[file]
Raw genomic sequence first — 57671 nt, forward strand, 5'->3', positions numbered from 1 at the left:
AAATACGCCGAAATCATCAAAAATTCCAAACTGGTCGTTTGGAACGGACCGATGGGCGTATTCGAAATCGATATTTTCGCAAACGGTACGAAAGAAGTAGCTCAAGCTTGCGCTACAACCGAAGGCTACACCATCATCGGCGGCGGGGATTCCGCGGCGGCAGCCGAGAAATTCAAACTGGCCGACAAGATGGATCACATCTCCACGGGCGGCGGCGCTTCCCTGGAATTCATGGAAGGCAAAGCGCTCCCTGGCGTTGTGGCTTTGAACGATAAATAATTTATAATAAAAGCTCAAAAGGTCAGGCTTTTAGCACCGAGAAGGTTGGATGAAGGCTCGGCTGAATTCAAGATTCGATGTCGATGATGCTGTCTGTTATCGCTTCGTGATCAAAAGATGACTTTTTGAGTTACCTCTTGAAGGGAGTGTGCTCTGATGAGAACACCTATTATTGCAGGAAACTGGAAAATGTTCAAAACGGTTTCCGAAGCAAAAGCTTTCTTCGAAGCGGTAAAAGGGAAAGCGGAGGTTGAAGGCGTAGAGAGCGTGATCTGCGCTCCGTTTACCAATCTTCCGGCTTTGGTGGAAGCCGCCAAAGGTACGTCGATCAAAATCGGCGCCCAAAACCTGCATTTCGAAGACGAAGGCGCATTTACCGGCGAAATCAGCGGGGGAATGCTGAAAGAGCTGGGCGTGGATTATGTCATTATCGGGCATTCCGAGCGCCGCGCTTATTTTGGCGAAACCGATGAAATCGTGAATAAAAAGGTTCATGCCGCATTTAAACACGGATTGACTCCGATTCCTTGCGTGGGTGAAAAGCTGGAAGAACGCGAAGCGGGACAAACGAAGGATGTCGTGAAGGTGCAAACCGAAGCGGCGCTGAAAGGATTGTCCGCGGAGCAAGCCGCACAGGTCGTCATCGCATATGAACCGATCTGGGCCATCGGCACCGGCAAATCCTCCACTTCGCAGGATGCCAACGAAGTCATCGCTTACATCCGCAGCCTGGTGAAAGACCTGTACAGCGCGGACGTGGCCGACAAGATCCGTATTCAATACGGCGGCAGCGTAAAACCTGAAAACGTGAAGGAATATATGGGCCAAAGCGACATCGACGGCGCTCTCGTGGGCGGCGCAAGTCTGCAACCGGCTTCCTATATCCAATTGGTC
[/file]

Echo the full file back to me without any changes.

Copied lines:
Raw genomic sequence first — 57671 nt, forward strand, 5'->3', positions numbered from 1 at the left:
AAATACGCCGAAATCATCAAAAATTCCAAACTGGTCGTTTGGAACGGACCGATGGGCGTATTCGAAATCGATATTTTCGCAAACGGTACGAAAGAAGTAGCTCAAGCTTGCGCTACAACCGAAGGCTACACCATCATCGGCGGCGGGGATTCCGCGGCGGCAGCCGAGAAATTCAAACTGGCCGACAAGATGGATCACATCTCCACGGGCGGCGGCGCTTCCCTGGAATTCATGGAAGGCAAAGCGCTCCCTGGCGTTGTGGCTTTGAACGATAAATAATTTATAATAAAAGCTCAAAAGGTCAGGCTTTTAGCACCGAGAAGGTTGGATGAAGGCTCGGCTGAATTCAAGATTCGATGTCGATGATGCTGTCTGTTATCGCTTCGTGATCAAAAGATGACTTTTTGAGTTACCTCTTGAAGGGAGTGTGCTCTGATGAGAACACCTATTATTGCAGGAAACTGGAAAATGTTCAAAACGGTTTCCGAAGCAAAAGCTTTCTTCGAAGCGGTAAAAGGGAAAGCGGAGGTTGAAGGCGTAGAGAGCGTGATCTGCGCTCCGTTTACCAATCTTCCGGCTTTGGTGGAAGCCGCCAAAGGTACGTCGATCAAAATCGGCGCCCAAAACCTGCATTTCGAAGACGAAGGCGCATTTACCGGCGAAATCAGCGGGGGAATGCTGAAAGAGCTGGGCGTGGATTATGTCATTATCGGGCATTCCGAGCGCCGCGCTTATTTTGGCGAAACCGATGAAATCGTGAATAAAAAGGTTCATGCCGCATTTAAACACGGATTGACTCCGATTCCTTGCGTGGGTGAAAAGCTGGAAGAACGCGAAGCGGGACAAACGAAGGATGTCGTGAAGGTGCAAACCGAAGCGGCGCTGAAAGGATTGTCCGCGGAGCAAGCCGCACAGGTCGTCATCGCATATGAACCGATCTGGGCCATCGGCACCGGCAAATCCTCCACTTCGCAGGATGCCAACGAAGTCATCGCTTACATCCGCAGCCTGGTGAAAGACCTGTACAGCGCGGACGTGGCCGACAAGATCCGTATTCAATACGGCGGCAGCGTAAAACCTGAAAACGTGAAGGAATATATGGGCCAAAGCGACATCGACGGCGCTCTCGTGGGCGGCGCAAGTCTGCAACCGGCTTCCTATATCCAATTGGTC